Out of all the terrible, horrible, no-good, very bad things that can happen to a person in this world, there are two of which I’m most afraid: death by fiery plane crash is the first, followed closely by performing standup comedy.
So how is it I’ve ended up on a brightly lit stage, microphone gripped in my sweaty palm, about to try and make a bunch of strangers laugh?
My journey to this particularly terrifying scenario started months ago, after a friend who was taking classes at the San Francisco Comedy College started doing standup in the North Bay. Rather than moving to San Francisco, more and more aspiring comics seemed to be sticking it out in Sonoma County, making something out of what was once nothing.
“How hard can standup comedy really be?” I thought. And with that, I started checking out the scene for myself.
My first stop is at a surprising venue: Guayakí Mate Bar in Sebastopol. Since 2010, after answering a Craigslist ad for a comedy show host, Heidi Bartlett has hosted the “Horsin’ Around” open mic night at the organic tea bar. The first night Bartlett booked was less than stellar attendance-wise, with only Guayakí’s David Turconi, his wife and son and two others in the audience. “I was like, how am I going to fill two hours?” says Bartlett.
She didn’t have to worry for long, however, as Guayakí’s monthly comedy night ended up taking off. Now audiences number in the high dozens, a mix of comedians and fans who come out to see about 15 comics perform along with a headliner. “I have to turn people away,” says Bartlett. With sign-ups required, there’s always a waiting list for that five minutes of fame.
What people do with that five minutes varies, and performers on this Wednesday night are hit-and-miss. There’s a hilarious bit about the Petaluma corn maze from a middle-aged, self-proclaimed “Republican comic”; there’s also a not-funny-in-the-least bit about how women get ugly and wrinkled as they get older from a red-faced, wrinkly fellow with a British accent. It’s a reminder that making people laugh is probably one of the most difficult and subjective tasks around. What’s acceptable to one person (Daniel Tosh’s notorious gang-rape “joke,” for example) might rightly send another into a frenzy.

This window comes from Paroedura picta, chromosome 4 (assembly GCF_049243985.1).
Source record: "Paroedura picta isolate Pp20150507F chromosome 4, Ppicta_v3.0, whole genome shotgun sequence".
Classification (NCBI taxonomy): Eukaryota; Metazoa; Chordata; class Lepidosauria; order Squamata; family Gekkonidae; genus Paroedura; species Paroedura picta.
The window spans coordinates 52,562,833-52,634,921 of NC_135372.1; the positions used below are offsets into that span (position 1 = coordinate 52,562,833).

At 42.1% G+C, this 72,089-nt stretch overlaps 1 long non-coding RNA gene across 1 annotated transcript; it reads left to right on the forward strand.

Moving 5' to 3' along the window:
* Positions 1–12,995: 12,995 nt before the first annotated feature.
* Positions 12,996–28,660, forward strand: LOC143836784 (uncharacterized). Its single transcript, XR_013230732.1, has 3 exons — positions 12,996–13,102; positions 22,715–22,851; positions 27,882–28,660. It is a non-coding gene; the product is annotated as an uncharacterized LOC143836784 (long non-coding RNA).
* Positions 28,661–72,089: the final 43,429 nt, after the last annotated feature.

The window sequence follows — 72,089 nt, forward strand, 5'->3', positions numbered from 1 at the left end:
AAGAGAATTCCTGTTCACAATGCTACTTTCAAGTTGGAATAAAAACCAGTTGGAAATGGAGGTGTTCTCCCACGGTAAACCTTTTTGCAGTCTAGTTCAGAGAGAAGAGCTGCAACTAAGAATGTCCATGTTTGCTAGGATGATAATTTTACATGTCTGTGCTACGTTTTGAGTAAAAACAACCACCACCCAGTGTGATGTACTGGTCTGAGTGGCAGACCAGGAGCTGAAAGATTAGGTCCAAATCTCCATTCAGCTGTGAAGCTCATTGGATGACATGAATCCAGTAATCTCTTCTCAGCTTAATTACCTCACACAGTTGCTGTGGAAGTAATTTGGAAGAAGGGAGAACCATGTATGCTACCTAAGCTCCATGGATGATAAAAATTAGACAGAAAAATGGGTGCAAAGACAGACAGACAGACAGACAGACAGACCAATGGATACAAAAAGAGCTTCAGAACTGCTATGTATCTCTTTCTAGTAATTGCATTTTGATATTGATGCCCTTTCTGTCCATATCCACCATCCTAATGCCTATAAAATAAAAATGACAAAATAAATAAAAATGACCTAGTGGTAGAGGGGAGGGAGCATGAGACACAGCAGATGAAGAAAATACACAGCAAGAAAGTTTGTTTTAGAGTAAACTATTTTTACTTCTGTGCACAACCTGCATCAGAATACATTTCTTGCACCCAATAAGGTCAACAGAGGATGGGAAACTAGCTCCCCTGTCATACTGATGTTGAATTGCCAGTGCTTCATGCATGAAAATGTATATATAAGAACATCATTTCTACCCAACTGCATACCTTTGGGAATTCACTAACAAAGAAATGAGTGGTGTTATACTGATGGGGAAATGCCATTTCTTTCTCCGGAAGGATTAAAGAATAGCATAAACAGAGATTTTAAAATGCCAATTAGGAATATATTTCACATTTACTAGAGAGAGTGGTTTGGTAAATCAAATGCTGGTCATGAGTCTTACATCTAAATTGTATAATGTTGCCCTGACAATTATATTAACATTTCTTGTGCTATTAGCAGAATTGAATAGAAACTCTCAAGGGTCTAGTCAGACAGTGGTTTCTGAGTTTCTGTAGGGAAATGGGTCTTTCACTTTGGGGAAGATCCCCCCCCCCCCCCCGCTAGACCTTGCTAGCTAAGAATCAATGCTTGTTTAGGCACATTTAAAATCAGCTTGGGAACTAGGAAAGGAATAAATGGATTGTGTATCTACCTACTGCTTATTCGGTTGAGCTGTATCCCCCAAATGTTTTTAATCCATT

Still, the diversity of comics at Guayakí, whether clever or offensive, is a sign of a scene that’s in high gear. “Before our show took place, there weren’t any [open mic nights],” Bartlett says. “Now there’s more than one a week. The scene has exploded. Because the demand was so high for my show, a number of people created their own shows throughout the county.”
Ricky Del Rosario, a Sonoma County–based comedian who once shared a manager with George Lopez, recently began hosting an open mic at Heritage Public House in Santa Rosa. After cultivating a thriving standup career beginning in 1994, the SSU graduate took a nine-year break to focus on his wife and children. He returned to the scene in 2009, and says there’s been a zero-to-60 jump in venues.
“There was no comedy scene back when I started,” he says. “At the time, I was going to San Francisco, L.A—but I had nowhere around here to really practice my new material. When I started up again, I started going to open mics, and after that they just started popping up everywhere. It’s fantastic. I have a chance to practice all new material all the time.”
The open mic at Doc Holliday’s Saloon, where I eventually make my “debut,” sprang up this past year. Hosted by local standup comedian (and, by day, Home Depot carpet guy) Marty Carrion, it’s become one of the more popular “rooms.”
On a recent night, Helen Pachynski, a retired financial adviser and former society matron who lives in Santa Rosa, takes the stage at Doc Holliday’s. A pixyish woman with an Audrey Hepburn haircut, Pachynski is all style and grace, even while making jokes about vibrators and sex with the gardener. Her routine revolves around re-entering the dating scene after the death of her husband three years ago. Best joke? “At my age, men are like parking spaces. The good ones are all taken and the rest are handicapped.”